What use is a writer who doesn’t write?
This is the question I’ve asked myself most frequently this fall. I’ve been keeping my digital self under lock and key since September because it was job search season. Since the MLA JIL was published, I’ve been consciously or subconsciously censoring my online presence lest I publish something that would hurt my chances at getting “the job.”
Because that’s how we (meaning, underemployed academics) often think of our work prospects. That there is one magical position out there just for us, and if we work smart enough and outwin, outlast, outthink our competitors, then the System will work itself out and we will get our job. But (and there’s always a But), if we mess up by posting the wrong tweet or facebook pic, the Powers That Be will see that we’re not worthy and will snatch The Job away!
One could substitute querying for job searching, but the message is the same. The first rule about the job market is don’t talk about the job market. The second rule about the job market is DON’T TALK ABOUT THE JOB MARKET.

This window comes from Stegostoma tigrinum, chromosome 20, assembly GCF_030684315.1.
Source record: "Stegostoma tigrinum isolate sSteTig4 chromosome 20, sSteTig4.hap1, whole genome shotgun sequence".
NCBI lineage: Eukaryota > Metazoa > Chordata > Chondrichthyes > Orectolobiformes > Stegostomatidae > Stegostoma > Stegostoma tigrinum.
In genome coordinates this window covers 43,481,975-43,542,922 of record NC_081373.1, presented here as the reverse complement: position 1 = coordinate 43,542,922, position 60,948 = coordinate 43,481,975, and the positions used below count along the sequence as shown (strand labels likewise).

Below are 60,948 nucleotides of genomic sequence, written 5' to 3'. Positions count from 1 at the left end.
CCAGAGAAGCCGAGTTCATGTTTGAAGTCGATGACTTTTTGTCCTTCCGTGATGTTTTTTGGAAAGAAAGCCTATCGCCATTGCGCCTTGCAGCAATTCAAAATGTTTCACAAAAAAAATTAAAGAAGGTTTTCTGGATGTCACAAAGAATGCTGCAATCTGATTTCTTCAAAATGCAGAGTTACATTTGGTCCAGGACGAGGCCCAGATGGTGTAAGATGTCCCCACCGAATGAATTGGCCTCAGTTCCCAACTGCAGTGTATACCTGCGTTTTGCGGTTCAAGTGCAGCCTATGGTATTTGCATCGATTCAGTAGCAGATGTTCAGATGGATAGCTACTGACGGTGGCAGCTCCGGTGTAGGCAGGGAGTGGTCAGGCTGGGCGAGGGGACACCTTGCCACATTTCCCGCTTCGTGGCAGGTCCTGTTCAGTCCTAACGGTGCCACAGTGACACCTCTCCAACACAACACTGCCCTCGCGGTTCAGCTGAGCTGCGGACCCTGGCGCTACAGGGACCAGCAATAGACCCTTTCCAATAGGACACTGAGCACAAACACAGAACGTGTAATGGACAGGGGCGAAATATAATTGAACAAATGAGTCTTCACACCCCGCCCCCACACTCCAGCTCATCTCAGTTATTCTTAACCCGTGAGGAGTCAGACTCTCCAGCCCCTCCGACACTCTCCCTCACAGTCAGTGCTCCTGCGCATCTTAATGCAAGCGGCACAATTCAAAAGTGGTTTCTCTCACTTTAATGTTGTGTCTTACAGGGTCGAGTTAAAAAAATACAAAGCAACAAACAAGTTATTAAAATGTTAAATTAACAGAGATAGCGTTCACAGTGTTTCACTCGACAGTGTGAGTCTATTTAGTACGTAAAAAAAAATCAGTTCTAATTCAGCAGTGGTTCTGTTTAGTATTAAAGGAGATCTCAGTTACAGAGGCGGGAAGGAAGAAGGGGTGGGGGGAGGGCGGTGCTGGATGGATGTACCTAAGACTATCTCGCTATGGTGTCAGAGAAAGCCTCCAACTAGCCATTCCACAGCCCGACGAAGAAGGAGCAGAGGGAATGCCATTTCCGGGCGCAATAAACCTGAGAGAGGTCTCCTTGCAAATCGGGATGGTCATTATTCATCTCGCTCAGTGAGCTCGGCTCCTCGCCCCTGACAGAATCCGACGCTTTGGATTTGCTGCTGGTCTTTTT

Of course there’s some truth to it. Yet rather than remain silent, why not live by the maxim we’ve already internalized: treat others how you want to be treated. Don’t be an idiot on the Internet. Or something like that.
After enduring my second silent fall, however, I’m starting to think there must be a better way to do this thing called being a working writer, and maybe it begins with, I dunno, writing? Because even if I don’t have “the job” yet, my work is fulfilling. I’m teaching music. I’m teaching continuing ed classes. I’m getting stuff published.
Some of my fellow academic-types have started to warm to the idea of transparency on twitter. #RealAcademicBios has allowed people to be more forthright with their struggles and sacrifices. I don’t plan to participate in this communal catharsis (as it’s been called), but I agree that the best way to overcome social challenges is with speaking, not silence.
Well, duh! I wrote a whole dissertation about the ills caused by silence!
And yet—it’s my default when the going gets tough. So here’s my public effort to get over my phobias and fears. I’m just going to write. It’s what I’ve been trained to do. It’s what I want to do. It’s what I need to do.